About Windows 7 XP Mode, System Hardware Requiremets, Downloads, Installation,
Configuration, Troubleshooting, How-to, Tips, Reviews, Opinions, Problems, Help and Support.
Do you rely on a bunch of productivity software to help you manage your business? Are you worried that these software suites will cease to work if you switch to Windows 7? Well, don't worry. Windows 7 features a radical feature called Windows XP Mode that will allow you to run software developed for Windows XP right from your Windows 7 desktop.
Windows 7 XP Mode also comes in handy if you happen to have an older device with a proprietary driver that hasnt been updated for Windows 7 If it worked great in Windows XP but doesnt work in Windows 7, dont throw it out; install it in Windows XP Mode.
No, you cannot run Windows 7 XP mode if your PC has Windows 7 Starter, Home Basic, Home Premium installed in it. Only Windows 7 Professional, Windows 7 Enterprise, and Windows 7 Ultimate editions can run Windows XP mode and that too, after you have activated the Windows 7.
Windows XP mode is not available out-of-the-box in Windows 7. It is an optional download for the Professional, Enterprise, and Ultimate editions of Windows 7 that consists of a licensed copy of Windows XP with Service Pack 3, saved in Virtual Machine Hard Drive Image (vhd) format. Windows XP Mode and Windows Virtual PC are available for free on the Microsoft website. To download Windows XP Mode and the required Windows Virtual PC software, click here to visit the Windows Virtual PC website to download it.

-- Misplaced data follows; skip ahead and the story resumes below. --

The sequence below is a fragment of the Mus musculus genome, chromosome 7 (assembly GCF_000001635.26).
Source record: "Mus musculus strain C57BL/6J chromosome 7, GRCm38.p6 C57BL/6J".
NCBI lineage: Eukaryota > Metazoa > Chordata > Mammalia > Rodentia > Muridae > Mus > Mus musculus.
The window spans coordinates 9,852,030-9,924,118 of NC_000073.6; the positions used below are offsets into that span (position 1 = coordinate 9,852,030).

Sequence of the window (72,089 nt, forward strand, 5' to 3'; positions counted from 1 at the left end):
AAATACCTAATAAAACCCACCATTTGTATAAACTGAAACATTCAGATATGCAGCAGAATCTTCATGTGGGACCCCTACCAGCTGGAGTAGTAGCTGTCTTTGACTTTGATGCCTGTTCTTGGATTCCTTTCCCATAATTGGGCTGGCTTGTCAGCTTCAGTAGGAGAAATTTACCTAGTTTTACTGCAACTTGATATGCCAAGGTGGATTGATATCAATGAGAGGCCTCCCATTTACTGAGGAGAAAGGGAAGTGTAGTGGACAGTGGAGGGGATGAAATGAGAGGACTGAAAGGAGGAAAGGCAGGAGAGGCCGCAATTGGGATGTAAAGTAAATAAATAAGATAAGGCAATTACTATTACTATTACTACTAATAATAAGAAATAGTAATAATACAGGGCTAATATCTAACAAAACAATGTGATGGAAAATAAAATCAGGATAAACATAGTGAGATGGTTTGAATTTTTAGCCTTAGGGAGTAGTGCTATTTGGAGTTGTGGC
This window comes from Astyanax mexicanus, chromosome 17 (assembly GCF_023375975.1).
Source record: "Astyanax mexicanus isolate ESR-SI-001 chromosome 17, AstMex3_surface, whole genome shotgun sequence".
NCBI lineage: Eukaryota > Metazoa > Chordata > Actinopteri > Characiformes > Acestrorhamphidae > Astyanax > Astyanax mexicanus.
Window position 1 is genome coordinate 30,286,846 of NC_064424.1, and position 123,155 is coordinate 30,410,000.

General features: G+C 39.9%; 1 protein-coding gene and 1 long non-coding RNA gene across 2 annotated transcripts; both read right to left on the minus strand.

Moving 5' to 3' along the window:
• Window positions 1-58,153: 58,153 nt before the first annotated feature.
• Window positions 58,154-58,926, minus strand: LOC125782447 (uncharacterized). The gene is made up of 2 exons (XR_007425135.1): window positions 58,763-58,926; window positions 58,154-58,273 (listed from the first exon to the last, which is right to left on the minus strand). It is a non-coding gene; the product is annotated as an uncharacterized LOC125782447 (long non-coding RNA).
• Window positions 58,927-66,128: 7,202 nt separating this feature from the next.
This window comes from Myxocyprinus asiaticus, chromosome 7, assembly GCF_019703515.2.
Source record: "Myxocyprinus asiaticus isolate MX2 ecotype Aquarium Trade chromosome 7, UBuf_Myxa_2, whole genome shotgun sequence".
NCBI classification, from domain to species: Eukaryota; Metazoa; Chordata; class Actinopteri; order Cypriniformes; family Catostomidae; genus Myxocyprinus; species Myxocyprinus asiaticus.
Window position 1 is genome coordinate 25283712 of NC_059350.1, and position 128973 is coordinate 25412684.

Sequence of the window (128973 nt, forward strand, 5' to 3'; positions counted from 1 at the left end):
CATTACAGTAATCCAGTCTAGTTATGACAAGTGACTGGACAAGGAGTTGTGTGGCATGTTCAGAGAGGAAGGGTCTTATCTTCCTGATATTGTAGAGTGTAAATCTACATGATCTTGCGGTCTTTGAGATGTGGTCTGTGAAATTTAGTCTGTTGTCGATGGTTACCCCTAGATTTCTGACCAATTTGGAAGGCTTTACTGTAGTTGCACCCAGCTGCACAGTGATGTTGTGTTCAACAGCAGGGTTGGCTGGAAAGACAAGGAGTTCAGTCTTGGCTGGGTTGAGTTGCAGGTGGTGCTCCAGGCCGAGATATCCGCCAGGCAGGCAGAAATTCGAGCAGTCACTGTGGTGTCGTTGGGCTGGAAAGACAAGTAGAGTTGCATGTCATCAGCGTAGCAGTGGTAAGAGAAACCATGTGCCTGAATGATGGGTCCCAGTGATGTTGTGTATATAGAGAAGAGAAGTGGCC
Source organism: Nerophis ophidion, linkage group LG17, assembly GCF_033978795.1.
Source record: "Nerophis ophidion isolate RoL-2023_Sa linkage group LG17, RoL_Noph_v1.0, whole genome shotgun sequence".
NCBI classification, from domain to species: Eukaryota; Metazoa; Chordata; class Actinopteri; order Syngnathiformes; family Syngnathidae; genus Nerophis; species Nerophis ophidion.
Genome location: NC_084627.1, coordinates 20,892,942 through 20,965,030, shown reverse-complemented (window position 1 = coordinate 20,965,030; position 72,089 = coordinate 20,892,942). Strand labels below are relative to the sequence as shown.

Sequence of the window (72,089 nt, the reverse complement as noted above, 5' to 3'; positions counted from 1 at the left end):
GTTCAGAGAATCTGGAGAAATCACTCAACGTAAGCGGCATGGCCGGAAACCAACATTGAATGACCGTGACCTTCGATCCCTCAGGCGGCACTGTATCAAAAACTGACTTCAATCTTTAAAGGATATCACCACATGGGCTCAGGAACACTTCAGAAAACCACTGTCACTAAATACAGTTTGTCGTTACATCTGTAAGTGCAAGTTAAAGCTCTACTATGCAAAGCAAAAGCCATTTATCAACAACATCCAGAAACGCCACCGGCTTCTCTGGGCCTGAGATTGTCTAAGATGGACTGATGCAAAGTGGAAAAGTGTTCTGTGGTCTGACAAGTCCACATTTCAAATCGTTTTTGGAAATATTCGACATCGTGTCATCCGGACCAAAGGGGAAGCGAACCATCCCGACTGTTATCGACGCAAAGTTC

Before you download and install Windows Virtual PC and Windows XP Mode, you need to make sure your computer meets both software and hardware requirements for running these programs.
No, Windows 7 XP mode will not boot up your PC in Windows XP. Instead, it will create a window on your Windows 7 desktop and run your older versions of business software suites through a virtual machine setup.
Windows XP Mode works in two waysboth as a virtual operating system and as a way to open programs within Windows 7. Windows XP Mode runs in a separate window on the Windows 7 desktop, much like a program, except it's a fully functional version of Windows XP. In Windows XP Mode, you can access your physical computer's CD/DVD drive, install programs, save files, and perform other tasks as if you were using a computer running Windows XP.
Windows 7 Windows XP Mode
When you install a program in Windows XP Mode, the program appears in both the Windows XP Mode list of programs and in the Windows 7 list of programs, so you can open the program directly from Windows 7.
Unless you have insane amounts of system resources, like a quad core CPU and 3 gigabytes or more of system RAM, we would recommend running only business or productivity software through Windows 7 XP mode. Running a heavy graphical application like a game would be rather taxing on your CPU. Besides, would you be able to enjoy a game in the confined space of a window?